This means definitions for who would classify as a climate refugee and priority zones (such as low-lying land).
A commitment to bringing accepting climate refugees does two things: 1) it provides reassurance to those most affected that there is still a future for them; and 2) it shifts a big economic burden to the world’s wealthiest countries (and by extension, the biggest polluters).
True Carbon Accounting Standards
I’d like to see world leaders agree that only counting carbon emitted on their land is insufficient. Too many countries are patting themselves on the back as being big carbon reducers, only to have their goods produced elsewhere and shipped back. While officially being a low carbon emitting country, residents are burning through cheap clothing every season to stay in fashion. This kind of consumption absolutely needs to be accounted for and taxed in a manner to discourage frivolous consumption.
Carbon taxes need to be applied (and paid for by the consumer) to goods imported from developing nations, taxes that take into account the carbon of production as well as shipping. Pretending that what is emitted over the open seas is nobody’s problem is not a model that we can continue to use. While this could hurt economic development in poorer nations, the reality is that they will also bear the biggest brunt of continued emissions.
Green Labeling Standards
People around the world are starting to recognize the importance of choosing “green”. Green washing has gotten so far out of hand that bottled water (the antithesis of eco friendly) now come with various supposedly eco-friendly virtues plastered on the packaging.
At some point it will become important to put standards around how various terms are used, just as how the term “organic" has certain standards, albeit imperfect, depending on who does the certification. Consumers would benefit greatly by having guidance of what “eco-friendly” really means. Convincing consumers that buying water shipped in from Fiji somehow helps the planet should, frankly, be illegal.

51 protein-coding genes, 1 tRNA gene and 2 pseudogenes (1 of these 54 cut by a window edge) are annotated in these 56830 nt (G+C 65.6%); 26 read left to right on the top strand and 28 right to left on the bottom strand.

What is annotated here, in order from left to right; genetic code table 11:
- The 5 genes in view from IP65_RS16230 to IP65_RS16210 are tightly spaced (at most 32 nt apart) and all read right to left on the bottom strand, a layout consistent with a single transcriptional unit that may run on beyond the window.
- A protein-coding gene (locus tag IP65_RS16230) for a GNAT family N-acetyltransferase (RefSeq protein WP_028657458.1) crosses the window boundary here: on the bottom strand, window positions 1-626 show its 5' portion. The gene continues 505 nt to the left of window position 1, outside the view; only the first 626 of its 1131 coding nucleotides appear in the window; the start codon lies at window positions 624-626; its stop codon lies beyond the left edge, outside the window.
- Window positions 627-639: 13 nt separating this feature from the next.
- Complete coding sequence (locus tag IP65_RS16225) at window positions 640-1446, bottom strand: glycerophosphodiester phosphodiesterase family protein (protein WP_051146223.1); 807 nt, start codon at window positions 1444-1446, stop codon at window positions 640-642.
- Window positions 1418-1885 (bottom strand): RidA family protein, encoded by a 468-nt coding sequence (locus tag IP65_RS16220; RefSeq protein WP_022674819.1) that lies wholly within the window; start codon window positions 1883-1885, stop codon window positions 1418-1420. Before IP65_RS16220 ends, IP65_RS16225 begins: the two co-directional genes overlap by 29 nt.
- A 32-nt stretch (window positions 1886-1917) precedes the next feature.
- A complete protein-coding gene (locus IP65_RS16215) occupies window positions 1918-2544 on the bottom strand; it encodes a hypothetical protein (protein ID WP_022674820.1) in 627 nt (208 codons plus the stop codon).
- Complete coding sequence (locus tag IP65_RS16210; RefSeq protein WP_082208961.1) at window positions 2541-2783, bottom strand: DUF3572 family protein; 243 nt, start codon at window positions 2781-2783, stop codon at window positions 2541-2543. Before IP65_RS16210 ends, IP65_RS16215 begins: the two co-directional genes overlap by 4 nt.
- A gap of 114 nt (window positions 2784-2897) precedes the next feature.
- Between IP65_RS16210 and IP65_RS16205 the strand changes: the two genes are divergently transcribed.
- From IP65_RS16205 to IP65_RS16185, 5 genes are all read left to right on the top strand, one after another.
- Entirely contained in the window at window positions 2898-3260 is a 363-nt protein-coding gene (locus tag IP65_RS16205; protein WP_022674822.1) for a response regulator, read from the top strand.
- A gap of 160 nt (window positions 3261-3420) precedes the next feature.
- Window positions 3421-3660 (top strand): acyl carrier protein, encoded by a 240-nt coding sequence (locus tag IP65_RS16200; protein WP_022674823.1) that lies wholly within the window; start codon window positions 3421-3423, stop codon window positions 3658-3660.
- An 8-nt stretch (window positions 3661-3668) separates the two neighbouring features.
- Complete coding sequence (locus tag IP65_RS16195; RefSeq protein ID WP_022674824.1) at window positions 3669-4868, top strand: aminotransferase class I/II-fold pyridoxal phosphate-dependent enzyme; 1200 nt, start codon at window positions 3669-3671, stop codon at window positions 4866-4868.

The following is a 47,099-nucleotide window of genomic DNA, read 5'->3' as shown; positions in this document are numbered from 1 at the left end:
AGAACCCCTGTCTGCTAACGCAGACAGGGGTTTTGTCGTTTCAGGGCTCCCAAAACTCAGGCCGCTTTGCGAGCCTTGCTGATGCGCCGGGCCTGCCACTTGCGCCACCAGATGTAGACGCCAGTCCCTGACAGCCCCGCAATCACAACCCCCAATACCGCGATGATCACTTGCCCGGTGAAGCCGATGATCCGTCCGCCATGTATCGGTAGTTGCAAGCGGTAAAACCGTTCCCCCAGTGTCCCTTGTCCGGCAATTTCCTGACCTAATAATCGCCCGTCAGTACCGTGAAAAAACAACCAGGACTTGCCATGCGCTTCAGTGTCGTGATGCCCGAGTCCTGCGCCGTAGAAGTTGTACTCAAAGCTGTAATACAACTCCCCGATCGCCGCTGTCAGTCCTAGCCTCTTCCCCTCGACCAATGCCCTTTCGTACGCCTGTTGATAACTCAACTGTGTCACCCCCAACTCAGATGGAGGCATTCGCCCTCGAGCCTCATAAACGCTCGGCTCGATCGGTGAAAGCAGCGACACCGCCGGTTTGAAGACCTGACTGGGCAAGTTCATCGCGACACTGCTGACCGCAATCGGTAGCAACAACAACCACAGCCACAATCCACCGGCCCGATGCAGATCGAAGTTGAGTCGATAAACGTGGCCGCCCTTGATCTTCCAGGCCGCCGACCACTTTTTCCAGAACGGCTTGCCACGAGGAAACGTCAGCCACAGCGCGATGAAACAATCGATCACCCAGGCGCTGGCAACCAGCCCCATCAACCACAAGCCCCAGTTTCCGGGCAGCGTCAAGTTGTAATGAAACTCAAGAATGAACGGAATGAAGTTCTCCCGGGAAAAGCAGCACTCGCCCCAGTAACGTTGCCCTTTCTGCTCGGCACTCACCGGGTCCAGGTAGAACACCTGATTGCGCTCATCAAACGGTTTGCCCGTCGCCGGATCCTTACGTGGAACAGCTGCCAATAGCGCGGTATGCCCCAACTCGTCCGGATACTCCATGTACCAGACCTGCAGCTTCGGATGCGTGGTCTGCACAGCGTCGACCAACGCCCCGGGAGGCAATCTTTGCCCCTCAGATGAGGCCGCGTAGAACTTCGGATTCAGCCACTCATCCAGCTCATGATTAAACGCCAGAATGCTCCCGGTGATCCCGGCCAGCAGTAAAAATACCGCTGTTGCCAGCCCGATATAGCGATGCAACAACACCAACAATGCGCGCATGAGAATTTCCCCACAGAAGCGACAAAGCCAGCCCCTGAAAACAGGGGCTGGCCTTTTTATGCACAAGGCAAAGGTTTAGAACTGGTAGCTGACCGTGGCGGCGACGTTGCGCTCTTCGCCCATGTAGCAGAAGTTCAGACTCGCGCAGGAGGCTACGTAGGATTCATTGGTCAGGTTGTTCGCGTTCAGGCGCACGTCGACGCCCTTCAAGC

A great start would be for leaders to start tackling the major problem of plastic waste in our oceans at this Paris Summit. It would be a significant achievement if world leaders can agree to standards around using the term “biodegradable”. Dog poop bags often come with the tag “biodegradable except in California.” That is because California has gone to the trouble of defining what these things mean. At the moment, one can essentially buy an item labelled "biodegradable" because it has been shown to degrade (even slightly) in ideal conditions (such as in a mound of rice husk covered poop in the baking hot sun.) The fact that foreign bacteria were introduced and oxygen artificially pumped in matters little.
Standards around what can and can’t be called biodegradable should be agreed upon for the sake of the oceans. These definitions should include testing based on normal conditions in various climates and also normal oceanic conditions.
There is my wish list for the summit. A strong dose of reality tells me that I should be pleased if our new prime minister fails to take home the fossil award, but one can dream.